Luntz: We used to be able to set aside our differences — not just our political differences, but our value differences and our economic circumstances. We can’t anymore. That’s why there is so much concern about social media, particularly among Republicans. Nothing is more divisive right now than social media in general, and Twitter in particular.
Q: You say that your favorite question in the survey was the one about the media, and Americans’ lack of trust of the media. Tell us about the role the media plays in our democracy? How important is media literacy?
Luntz: We used to collect our news to inform us. Now we collect news to affirm us. We are looking for confirmation for our biases, which is why talk radio, all three cable news channels, and social media have become so partisan. It’s good for attracting narrow audiences, but I think it’s pretty bad for the health of our democracy.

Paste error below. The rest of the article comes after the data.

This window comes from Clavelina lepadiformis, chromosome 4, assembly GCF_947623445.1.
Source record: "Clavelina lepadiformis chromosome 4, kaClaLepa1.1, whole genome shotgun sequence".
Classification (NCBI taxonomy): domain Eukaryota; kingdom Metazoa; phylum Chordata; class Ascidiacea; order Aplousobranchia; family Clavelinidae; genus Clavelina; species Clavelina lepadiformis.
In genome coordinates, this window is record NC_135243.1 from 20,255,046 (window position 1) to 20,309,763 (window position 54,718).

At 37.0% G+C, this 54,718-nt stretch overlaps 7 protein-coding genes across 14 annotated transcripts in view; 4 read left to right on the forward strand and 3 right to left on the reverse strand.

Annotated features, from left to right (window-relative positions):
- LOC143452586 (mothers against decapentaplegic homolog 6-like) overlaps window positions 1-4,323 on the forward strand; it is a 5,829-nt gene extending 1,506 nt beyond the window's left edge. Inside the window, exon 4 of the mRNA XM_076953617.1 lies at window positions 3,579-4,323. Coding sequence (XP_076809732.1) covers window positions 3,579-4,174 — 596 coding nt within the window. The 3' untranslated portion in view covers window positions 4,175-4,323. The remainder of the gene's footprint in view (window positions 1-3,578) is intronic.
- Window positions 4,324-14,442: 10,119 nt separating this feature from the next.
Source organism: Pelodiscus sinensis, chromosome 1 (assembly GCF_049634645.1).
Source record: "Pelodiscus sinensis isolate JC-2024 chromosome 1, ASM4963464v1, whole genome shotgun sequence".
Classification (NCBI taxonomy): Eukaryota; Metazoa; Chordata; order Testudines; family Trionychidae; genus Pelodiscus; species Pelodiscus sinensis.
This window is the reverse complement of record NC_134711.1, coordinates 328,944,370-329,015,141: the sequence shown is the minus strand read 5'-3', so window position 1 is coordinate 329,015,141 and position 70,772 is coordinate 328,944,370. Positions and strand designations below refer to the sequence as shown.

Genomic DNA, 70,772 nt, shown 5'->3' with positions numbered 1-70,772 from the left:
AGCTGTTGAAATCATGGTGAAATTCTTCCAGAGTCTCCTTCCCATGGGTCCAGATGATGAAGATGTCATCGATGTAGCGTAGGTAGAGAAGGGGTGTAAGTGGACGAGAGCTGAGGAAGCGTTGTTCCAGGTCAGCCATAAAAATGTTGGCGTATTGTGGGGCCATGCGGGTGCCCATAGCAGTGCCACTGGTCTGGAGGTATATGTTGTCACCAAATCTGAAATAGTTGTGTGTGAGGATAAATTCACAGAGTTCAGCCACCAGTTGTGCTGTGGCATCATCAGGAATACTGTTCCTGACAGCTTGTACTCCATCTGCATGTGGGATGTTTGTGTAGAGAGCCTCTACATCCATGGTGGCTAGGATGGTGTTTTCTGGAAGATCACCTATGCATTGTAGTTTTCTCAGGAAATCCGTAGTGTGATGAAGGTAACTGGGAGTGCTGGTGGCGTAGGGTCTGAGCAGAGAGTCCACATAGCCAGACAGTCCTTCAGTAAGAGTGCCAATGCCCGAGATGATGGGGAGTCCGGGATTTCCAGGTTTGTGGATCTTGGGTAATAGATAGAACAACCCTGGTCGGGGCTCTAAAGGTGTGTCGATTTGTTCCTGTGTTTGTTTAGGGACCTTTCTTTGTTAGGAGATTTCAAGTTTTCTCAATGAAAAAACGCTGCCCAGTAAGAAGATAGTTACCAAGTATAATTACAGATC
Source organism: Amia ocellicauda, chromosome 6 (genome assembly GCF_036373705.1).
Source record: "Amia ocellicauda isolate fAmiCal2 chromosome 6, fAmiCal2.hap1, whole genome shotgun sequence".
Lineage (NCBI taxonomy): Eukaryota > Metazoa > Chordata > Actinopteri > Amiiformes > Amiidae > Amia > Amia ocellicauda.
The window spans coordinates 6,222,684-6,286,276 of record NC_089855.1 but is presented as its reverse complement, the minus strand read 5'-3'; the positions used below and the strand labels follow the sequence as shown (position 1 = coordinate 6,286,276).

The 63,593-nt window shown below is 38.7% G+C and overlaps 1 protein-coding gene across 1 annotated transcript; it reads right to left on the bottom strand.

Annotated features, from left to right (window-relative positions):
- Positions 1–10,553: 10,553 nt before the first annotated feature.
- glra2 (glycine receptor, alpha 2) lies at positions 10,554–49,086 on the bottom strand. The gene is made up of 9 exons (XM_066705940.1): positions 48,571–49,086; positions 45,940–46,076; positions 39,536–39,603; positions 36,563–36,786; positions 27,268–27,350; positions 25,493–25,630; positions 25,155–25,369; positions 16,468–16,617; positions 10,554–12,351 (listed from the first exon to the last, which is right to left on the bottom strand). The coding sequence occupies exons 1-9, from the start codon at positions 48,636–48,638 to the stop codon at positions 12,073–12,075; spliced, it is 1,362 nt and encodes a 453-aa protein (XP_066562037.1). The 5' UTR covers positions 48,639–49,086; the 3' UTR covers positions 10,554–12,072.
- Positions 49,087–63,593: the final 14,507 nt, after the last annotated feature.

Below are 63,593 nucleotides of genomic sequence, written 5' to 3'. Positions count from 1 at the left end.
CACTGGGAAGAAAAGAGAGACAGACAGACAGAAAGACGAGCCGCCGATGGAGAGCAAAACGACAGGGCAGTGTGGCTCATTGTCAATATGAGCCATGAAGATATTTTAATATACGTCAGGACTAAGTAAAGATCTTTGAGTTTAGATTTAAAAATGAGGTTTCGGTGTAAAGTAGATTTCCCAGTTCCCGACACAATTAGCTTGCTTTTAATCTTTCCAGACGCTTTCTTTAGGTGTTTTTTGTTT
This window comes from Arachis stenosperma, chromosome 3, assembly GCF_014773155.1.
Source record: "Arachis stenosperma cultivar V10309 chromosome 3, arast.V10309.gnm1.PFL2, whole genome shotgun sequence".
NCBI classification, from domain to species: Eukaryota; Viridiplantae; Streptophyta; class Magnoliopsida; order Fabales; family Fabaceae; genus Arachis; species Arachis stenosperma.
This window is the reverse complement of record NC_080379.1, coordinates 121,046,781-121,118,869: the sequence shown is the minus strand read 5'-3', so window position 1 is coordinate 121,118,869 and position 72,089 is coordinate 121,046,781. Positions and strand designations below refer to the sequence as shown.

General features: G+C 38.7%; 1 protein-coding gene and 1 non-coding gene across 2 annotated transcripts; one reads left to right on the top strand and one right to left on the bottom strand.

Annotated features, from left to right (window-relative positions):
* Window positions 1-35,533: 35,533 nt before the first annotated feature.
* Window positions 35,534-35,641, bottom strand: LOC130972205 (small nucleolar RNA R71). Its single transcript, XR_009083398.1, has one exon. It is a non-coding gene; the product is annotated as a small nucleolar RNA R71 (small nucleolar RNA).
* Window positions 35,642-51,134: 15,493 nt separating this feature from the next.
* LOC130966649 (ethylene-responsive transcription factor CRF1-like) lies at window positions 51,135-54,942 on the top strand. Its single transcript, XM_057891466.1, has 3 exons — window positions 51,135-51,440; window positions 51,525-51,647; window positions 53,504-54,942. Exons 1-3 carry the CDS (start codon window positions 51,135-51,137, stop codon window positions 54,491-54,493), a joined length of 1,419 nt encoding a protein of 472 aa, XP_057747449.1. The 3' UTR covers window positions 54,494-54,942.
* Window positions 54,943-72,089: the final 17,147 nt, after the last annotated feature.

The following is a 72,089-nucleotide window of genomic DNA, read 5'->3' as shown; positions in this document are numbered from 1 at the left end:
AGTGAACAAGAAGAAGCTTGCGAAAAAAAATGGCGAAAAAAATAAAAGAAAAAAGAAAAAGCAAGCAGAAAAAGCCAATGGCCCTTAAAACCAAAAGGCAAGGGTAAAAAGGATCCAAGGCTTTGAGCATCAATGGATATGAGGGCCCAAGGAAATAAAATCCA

The highest civic priority right now among adults is “to teach young people the skills to think critically, assess the quality of sources, and distinguish facts and information from misinformation and disinformation.” That is the exact wording of the response, and I struggled to craft it without a hint of bias. That’s the message of the survey. That’s the key takeaway. A healthy democracy requires a healthy dose of informed skepticism and an effective, functioning unbiased media.